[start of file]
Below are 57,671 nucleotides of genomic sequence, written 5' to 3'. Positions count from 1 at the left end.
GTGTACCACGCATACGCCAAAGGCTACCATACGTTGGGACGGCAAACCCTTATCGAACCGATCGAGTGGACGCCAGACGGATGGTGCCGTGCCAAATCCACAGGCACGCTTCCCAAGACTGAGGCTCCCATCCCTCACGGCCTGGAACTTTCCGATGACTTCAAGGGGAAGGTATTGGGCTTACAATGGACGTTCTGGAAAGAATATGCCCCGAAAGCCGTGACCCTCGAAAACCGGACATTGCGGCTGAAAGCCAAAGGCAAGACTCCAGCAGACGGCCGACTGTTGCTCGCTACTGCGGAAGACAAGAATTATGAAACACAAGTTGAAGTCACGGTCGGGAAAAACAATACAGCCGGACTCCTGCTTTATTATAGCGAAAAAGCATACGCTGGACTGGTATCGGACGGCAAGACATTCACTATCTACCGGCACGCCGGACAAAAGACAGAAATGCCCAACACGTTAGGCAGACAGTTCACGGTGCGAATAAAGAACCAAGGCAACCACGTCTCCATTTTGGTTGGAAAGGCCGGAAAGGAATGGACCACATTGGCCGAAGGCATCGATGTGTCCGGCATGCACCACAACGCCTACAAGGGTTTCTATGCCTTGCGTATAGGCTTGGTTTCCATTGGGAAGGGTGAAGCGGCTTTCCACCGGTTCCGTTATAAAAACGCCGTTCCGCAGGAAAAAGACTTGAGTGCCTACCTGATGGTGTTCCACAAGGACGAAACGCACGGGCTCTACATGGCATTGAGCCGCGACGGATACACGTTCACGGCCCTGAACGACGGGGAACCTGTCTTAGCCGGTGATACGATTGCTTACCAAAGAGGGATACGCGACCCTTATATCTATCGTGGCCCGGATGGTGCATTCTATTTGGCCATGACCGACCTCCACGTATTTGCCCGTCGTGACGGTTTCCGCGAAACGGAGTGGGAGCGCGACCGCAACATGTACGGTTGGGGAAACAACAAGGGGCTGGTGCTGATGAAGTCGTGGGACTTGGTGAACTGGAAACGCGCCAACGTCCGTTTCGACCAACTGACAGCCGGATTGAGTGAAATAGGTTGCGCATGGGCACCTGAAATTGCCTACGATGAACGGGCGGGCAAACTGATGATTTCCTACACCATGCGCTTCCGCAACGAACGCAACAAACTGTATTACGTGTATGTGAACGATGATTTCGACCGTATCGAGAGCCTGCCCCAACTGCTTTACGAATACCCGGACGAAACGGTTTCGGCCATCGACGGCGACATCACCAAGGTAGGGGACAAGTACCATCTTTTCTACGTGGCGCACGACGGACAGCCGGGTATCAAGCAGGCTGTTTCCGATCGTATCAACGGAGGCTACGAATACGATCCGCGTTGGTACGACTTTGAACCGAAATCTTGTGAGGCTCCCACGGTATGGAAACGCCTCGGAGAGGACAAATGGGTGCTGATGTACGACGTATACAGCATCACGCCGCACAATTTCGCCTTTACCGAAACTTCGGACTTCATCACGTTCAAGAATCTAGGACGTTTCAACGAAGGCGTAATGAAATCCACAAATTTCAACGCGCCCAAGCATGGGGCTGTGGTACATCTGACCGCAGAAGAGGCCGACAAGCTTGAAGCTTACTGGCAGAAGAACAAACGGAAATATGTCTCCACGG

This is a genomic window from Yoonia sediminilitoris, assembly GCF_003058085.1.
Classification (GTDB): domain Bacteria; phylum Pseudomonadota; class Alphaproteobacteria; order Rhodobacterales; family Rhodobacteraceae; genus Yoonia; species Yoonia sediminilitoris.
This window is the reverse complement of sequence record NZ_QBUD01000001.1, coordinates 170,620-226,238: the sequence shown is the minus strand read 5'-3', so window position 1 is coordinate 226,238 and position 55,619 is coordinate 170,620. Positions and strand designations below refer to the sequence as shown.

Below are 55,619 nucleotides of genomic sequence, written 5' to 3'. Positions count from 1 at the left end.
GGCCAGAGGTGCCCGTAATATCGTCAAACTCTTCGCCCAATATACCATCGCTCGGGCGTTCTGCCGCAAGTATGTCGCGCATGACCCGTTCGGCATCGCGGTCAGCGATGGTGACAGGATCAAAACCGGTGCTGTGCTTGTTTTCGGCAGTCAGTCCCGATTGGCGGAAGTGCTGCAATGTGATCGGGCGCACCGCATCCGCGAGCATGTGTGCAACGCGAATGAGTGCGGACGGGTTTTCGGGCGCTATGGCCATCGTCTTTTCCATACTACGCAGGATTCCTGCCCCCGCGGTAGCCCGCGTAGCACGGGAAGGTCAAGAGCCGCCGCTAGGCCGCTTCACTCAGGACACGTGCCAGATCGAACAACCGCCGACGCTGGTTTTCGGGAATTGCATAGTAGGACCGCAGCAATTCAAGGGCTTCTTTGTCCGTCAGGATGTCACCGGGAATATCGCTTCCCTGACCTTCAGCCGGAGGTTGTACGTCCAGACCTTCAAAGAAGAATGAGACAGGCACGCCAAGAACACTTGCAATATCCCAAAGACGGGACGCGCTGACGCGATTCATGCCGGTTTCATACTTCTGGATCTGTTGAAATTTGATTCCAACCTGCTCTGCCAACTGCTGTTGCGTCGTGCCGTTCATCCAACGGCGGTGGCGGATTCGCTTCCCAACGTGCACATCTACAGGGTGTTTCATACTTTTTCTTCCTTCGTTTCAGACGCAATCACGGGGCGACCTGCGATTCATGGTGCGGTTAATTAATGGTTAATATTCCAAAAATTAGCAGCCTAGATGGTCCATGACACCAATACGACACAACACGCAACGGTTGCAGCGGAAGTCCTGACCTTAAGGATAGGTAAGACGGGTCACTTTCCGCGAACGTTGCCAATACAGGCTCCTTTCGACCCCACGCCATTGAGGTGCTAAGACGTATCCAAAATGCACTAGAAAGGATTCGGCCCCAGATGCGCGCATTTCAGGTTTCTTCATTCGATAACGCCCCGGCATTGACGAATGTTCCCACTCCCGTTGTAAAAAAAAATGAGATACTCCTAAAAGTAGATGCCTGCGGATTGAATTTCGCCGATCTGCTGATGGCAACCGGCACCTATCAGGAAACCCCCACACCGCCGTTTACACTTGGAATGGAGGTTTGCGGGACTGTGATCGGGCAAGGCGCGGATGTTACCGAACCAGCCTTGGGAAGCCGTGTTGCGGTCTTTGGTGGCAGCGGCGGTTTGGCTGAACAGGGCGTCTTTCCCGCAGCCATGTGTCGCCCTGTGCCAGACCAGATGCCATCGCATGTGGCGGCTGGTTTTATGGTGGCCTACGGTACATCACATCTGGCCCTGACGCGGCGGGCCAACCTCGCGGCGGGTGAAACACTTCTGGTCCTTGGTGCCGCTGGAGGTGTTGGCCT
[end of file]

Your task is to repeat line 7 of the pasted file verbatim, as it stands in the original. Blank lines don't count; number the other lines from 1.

GGCCAGAGGTGCCCGTAATATCGTCAAACTCTTCGCCCAATATACCATCGCTCGGGCGTTCTGCCGCAAGTATGTCGCGCATGACCCGTTCGGCATCGCGGTCAGCGATGGTGACAGGATCAAAACCGGTGCTGTGCTTGTTTTCGGCAGTCAGTCCCGATTGGCGGAAGTGCTGCAATGTGATCGGGCGCACCGCATCCGCGAGCATGTGTGCAACGCGAATGAGTGCGGACGGGTTTTCGGGCGCTATGGCCATCGTCTTTTCCATACTACGCAGGATTCCTGCCCCCGCGGTAGCCCGCGTAGCACGGGAAGGTCAAGAGCCGCCGCTAGGCCGCTTCACTCAGGACACGTGCCAGATCGAACAACCGCCGACGCTGGTTTTCGGGAATTGCATAGTAGGACCGCAGCAATTCAAGGGCTTCTTTGTCCGTCAGGATGTCACCGGGAATATCGCTTCCCTGACCTTCAGCCGGAGGTTGTACGTCCAGACCTTCAAAGAAGAATGAGACAGGCACGCCAAGAACACTTGCAATATCCCAAAGACGGGACGCGCTGACGCGATTCATGCCGGTTTCATACTTCTGGATCTGTTGAAATTTGATTCCAACCTGCTCTGCCAACTGCTGTTGCGTCGTGCCGTTCATCCAACGGCGGTGGCGGATTCGCTTCCCAACGTGCACATCTACAGGGTGTTTCATACTTTTTCTTCCTTCGTTTCAGACGCAATCACGGGGCGACCTGCGATTCATGGTGCGGTTAATTAATGGTTAATATTCCAAAAATTAGCAGCCTAGATGGTCCATGACACCAATACGACACAACACGCAACGGTTGCAGCGGAAGTCCTGACCTTAAGGATAGGTAAGACGGGTCACTTTCCGCGAACGTTGCCAATACAGGCTCCTTTCGACCCCACGCCATTGAGGTGCTAAGACGTATCCAAAATGCACTAGAAAGGATTCGGCCCCAGATGCGCGCATTTCAGGTTTCTTCATTCGATAACGCCCCGGCATTGACGAATGTTCCCACTCCCGTTGTAAAAAAAAATGAGATACTCCTAAAAGTAGATGCCTGCGGATTGAATTTCGCCGATCTGCTGATGGCAACCGGCACCTATCAGGAAACCCCCACACCGCCGTTTACACTTGGAATGGAGGTTTGCGGGACTGTGATCGGGCAAGGCGCGGATGTTACCGAACCAGCCTTGGGAAGCCGTGTTGCGGTCTTTGGTGGCAGCGGCGGTTTGGCTGAACAGGGCGTCTTTCCCGCAGCCATGTGTCGCCCTGTGCCAGACCAGATGCCATCGCATGTGGCGGCTGGTTTTATGGTGGCCTACGGTACATCACATCTGGCCCTGACGCGGCGGGCCAACCTCGCGGCGGGTGAAACACTTCTGGTCCTTGGTGCCGCTGGAGGTGTTGGCCT